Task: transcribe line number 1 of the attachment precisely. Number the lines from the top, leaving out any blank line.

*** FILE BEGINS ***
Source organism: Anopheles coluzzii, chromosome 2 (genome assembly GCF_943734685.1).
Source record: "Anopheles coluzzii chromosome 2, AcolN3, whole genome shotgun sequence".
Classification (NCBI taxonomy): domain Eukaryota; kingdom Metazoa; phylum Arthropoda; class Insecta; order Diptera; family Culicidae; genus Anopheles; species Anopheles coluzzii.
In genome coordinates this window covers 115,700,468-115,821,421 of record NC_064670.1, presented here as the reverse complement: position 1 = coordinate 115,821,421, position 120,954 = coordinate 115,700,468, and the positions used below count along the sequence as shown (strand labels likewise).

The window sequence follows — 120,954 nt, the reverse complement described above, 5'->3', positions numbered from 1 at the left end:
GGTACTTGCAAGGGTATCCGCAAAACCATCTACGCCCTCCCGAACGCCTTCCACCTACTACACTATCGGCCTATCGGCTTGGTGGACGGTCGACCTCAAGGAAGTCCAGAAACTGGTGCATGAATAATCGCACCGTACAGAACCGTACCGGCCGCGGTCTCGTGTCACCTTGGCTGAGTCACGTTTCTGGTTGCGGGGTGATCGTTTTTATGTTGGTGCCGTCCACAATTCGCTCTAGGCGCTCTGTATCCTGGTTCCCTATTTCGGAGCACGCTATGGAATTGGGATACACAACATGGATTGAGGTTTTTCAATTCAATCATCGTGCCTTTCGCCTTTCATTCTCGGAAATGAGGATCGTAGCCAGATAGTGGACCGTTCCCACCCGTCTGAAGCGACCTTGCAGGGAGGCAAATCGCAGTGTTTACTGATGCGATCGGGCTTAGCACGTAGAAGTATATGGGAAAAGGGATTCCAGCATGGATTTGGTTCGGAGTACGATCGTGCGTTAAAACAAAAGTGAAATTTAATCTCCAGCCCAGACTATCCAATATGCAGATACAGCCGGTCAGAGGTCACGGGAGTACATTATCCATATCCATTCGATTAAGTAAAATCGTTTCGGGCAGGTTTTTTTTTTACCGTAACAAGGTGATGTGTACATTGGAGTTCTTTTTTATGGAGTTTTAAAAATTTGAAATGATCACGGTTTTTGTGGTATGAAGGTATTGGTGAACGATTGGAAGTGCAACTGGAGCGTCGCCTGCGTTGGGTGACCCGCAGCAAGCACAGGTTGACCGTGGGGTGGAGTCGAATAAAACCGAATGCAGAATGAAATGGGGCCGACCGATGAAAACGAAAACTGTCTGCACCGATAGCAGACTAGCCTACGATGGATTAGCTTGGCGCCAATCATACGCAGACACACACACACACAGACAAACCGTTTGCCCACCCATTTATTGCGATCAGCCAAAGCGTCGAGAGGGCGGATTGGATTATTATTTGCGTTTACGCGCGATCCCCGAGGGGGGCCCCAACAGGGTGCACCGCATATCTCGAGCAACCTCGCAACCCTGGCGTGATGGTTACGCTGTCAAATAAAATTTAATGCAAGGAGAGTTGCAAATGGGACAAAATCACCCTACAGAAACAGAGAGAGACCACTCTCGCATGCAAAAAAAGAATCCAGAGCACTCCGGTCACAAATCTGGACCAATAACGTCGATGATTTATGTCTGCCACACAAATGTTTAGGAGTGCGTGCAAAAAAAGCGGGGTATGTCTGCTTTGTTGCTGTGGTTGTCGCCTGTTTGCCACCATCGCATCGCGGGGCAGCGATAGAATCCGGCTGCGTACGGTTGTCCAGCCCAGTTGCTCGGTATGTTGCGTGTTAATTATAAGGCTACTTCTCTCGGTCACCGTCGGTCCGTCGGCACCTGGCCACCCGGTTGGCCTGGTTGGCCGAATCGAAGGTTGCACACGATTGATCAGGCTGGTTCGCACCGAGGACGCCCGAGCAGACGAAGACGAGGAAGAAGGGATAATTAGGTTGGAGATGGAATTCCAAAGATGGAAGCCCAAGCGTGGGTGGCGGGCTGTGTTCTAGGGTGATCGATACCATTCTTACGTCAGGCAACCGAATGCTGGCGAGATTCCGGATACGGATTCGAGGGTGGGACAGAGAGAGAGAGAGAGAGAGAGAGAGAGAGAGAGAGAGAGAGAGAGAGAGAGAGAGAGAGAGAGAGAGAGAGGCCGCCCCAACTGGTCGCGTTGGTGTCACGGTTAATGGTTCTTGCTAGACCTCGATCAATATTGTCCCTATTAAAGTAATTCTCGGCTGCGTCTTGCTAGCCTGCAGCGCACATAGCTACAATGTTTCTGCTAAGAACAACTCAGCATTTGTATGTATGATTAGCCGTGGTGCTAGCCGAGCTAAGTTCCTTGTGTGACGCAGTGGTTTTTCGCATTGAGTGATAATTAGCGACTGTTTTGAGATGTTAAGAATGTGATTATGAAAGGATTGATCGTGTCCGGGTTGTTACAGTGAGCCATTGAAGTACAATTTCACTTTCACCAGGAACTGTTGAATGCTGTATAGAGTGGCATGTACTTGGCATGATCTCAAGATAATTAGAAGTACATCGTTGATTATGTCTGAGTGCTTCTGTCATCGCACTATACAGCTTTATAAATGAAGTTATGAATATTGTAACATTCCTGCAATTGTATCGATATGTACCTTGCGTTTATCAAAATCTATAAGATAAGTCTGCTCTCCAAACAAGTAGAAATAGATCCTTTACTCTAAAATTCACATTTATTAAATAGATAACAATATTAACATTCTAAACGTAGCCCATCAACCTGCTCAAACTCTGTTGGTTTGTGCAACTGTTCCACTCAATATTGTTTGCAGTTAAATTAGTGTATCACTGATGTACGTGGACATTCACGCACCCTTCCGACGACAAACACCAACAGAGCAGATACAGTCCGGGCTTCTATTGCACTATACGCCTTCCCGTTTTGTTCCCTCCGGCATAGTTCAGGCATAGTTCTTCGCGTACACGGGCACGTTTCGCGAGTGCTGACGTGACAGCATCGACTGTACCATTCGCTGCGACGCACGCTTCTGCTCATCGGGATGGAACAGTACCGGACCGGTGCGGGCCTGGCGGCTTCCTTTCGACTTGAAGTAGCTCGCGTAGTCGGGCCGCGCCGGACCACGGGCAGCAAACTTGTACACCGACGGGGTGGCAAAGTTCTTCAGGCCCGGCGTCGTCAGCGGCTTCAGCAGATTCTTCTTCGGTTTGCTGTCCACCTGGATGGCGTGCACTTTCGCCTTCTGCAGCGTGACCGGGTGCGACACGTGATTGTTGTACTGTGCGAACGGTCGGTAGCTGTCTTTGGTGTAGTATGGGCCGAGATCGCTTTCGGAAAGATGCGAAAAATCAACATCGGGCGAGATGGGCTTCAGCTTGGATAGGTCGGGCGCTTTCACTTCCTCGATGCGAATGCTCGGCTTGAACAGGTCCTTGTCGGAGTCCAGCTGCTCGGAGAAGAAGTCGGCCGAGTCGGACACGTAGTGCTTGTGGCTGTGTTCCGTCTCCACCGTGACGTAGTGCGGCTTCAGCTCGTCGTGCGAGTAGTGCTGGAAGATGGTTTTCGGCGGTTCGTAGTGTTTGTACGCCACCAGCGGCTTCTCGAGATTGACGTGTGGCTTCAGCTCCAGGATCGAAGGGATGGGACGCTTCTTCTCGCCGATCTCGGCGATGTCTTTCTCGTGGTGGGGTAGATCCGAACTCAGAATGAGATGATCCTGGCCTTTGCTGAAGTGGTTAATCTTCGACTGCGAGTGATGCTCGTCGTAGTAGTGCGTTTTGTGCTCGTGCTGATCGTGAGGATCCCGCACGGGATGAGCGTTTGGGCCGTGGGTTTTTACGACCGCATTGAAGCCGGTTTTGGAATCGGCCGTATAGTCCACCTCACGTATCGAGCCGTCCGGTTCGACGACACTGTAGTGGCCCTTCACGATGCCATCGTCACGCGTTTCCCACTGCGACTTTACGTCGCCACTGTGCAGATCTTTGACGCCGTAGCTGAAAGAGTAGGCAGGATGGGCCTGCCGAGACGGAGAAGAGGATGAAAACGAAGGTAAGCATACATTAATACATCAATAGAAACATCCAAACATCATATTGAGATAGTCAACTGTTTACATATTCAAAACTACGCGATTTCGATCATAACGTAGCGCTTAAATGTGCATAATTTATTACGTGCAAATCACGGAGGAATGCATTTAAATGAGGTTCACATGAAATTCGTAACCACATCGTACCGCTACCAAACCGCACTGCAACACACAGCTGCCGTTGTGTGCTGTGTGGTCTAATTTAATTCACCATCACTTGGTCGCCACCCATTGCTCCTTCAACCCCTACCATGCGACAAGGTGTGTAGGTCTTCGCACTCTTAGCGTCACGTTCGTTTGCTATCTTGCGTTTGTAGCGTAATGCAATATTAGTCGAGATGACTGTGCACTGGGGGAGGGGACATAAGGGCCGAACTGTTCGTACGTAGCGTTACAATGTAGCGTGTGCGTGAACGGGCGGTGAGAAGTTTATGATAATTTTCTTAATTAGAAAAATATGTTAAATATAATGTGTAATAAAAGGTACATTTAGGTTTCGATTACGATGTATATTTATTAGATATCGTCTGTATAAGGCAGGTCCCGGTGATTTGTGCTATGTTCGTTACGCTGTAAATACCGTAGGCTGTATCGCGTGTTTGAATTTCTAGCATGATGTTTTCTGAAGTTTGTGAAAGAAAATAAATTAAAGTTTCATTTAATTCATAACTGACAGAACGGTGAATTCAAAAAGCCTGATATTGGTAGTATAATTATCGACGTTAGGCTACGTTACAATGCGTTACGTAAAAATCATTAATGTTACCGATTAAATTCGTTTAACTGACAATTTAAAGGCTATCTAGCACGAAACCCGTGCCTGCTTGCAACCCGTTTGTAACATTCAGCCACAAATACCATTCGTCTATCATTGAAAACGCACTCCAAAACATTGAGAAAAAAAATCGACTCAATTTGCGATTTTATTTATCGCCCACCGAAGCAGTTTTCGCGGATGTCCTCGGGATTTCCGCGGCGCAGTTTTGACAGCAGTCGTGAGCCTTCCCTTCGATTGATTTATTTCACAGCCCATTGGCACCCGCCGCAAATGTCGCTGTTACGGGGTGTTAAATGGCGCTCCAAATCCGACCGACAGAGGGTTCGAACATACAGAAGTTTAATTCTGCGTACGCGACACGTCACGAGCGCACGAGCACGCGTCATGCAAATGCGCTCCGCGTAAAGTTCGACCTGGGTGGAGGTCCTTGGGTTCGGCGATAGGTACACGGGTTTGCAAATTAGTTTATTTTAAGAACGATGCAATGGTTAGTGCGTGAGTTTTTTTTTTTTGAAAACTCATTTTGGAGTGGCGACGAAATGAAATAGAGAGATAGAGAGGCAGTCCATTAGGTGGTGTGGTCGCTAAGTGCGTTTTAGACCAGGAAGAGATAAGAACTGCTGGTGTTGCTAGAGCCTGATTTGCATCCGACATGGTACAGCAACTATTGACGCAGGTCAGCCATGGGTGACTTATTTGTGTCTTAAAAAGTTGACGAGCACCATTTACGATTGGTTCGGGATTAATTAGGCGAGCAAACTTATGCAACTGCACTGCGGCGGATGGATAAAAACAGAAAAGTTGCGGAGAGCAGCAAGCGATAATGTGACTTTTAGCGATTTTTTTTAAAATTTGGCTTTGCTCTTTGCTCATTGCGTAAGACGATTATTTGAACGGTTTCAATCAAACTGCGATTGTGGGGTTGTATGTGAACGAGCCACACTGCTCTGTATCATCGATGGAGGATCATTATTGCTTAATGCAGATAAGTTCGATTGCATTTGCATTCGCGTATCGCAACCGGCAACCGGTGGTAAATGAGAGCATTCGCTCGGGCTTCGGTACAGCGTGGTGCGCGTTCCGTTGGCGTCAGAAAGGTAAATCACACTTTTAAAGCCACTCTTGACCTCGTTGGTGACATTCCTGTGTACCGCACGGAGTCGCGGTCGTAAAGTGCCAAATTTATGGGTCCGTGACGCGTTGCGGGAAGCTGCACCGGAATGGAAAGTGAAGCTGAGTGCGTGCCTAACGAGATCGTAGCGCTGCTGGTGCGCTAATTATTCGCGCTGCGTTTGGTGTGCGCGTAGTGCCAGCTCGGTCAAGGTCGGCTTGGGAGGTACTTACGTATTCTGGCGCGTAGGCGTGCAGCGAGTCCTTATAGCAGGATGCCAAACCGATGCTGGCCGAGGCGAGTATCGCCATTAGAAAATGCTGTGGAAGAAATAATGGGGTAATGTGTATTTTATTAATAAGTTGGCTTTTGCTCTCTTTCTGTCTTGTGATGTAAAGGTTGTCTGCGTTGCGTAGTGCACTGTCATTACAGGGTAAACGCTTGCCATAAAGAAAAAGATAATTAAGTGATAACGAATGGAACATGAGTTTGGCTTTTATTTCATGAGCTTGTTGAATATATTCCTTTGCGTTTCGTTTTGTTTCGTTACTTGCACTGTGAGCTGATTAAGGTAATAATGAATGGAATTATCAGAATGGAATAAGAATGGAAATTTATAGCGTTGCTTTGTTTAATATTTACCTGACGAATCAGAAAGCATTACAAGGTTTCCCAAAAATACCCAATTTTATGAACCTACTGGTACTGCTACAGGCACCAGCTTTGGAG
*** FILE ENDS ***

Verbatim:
Source organism: Anopheles coluzzii, chromosome 2 (genome assembly GCF_943734685.1).